Alex and the middle stages of his first cycletruck. Photo from Duncan Cycles.
Alex Wetmore is not a household name for most of the cycling world. But in certain circles–like the iBob and Framebuilders listservs and Bicycle Quarterly’s readership–Alex’s name rings out as a skilled framebuilder with impressively deep technical savvy. He’s documented his work as a hobbyist frame/fork/rack builder, his technical trials with the inner workings of bikes and components, his adventures with “rough stuff cycling,” and more on his blog and as a contributor to Bicycle Quarterly. Alex and I talked about his roots in cycling, his attraction to the technical sides of bikes, his love of remote rough-road riding, and more.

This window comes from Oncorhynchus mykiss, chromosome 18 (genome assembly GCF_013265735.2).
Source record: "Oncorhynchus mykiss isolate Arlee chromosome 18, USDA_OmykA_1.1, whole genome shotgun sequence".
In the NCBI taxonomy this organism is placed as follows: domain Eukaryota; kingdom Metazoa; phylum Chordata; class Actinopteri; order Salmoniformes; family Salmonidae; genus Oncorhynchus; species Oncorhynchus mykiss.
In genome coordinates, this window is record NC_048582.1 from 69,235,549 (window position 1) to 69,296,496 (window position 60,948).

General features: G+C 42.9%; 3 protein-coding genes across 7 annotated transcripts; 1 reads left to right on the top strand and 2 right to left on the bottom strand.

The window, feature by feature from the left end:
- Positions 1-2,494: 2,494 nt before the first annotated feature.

It takes a brave soul to disassemble a Rohloff hub.
It’s hard to say what it is about cycling that attracts D.I.Y. tinkerers. Part of it is certainly the relatively low-consequences of bike mechanics. Sure there are certain key components of a bike that require more skill to install or adjust than others, but a botched crankset installation likely won’t kill you. Another aspect is probably the sheer number of things to change on a bike. In the hands of a dedicated mechanic (amateur or otherwise), a bike frame becomes a blank foundation on which to attach a nearly infinite number of fork, wheel, tire, handlebar, drivetrain, fender, rack, saddle, and electronics combinations. Bring welding skills into the picture and the fabrication and modification possibilities are almost limitless.
Thanks to my Internet addiction, I’ve come across a lot of great examples of DIY bike crafts. Here are a few good ones I’ve seen of late: